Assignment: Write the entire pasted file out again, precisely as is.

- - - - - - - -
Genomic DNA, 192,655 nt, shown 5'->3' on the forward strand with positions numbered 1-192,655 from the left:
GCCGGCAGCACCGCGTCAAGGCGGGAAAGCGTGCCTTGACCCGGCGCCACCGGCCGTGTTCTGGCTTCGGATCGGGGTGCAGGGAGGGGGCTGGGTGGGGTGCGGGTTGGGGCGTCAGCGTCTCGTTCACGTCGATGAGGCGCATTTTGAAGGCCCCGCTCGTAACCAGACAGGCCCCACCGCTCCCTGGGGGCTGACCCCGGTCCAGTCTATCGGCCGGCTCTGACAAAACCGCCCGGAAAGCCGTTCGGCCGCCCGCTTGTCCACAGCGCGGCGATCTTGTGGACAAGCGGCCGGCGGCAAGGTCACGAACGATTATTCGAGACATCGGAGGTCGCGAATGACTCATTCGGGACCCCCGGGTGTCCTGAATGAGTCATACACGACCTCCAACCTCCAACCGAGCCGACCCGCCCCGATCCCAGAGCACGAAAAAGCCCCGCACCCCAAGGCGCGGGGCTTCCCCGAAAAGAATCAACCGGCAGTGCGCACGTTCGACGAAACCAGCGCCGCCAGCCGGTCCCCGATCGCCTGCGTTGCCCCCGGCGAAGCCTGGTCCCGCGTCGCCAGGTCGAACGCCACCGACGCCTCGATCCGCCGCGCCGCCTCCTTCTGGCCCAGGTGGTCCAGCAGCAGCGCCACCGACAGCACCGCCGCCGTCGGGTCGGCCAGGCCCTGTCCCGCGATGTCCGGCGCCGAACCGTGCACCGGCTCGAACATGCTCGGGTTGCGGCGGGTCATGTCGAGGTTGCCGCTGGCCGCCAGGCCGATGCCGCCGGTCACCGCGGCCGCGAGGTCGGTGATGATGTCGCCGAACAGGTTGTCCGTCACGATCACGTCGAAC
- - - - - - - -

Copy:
Genomic DNA, 192,655 nt, shown 5'->3' on the forward strand with positions numbered 1-192,655 from the left:
GCCGGCAGCACCGCGTCAAGGCGGGAAAGCGTGCCTTGACCCGGCGCCACCGGCCGTGTTCTGGCTTCGGATCGGGGTGCAGGGAGGGGGCTGGGTGGGGTGCGGGTTGGGGCGTCAGCGTCTCGTTCACGTCGATGAGGCGCATTTTGAAGGCCCCGCTCGTAACCAGACAGGCCCCACCGCTCCCTGGGGGCTGACCCCGGTCCAGTCTATCGGCCGGCTCTGACAAAACCGCCCGGAAAGCCGTTCGGCCGCCCGCTTGTCCACAGCGCGGCGATCTTGTGGACAAGCGGCCGGCGGCAAGGTCACGAACGATTATTCGAGACATCGGAGGTCGCGAATGACTCATTCGGGACCCCCGGGTGTCCTGAATGAGTCATACACGACCTCCAACCTCCAACCGAGCCGACCCGCCCCGATCCCAGAGCACGAAAAAGCCCCGCACCCCAAGGCGCGGGGCTTCCCCGAAAAGAATCAACCGGCAGTGCGCACGTTCGACGAAACCAGCGCCGCCAGCCGGTCCCCGATCGCCTGCGTTGCCCCCGGCGAAGCCTGGTCCCGCGTCGCCAGGTCGAACGCCACCGACGCCTCGATCCGCCGCGCCGCCTCCTTCTGGCCCAGGTGGTCCAGCAGCAGCGCCACCGACAGCACCGCCGCCGTCGGGTCGGCCAGGCCCTGTCCCGCGATGTCCGGCGCCGAACCGTGCACCGGCTCGAACATGCTCGGGTTGCGGCGGGTCATGTCGAGGTTGCCGCTGGCCGCCAGGCCGATGCCGCCGGTCACCGCGGCCGCGAGGTCGGTGATGATGTCGCCGAACAGGTTGTCCGTCACGATCACGTCGAAC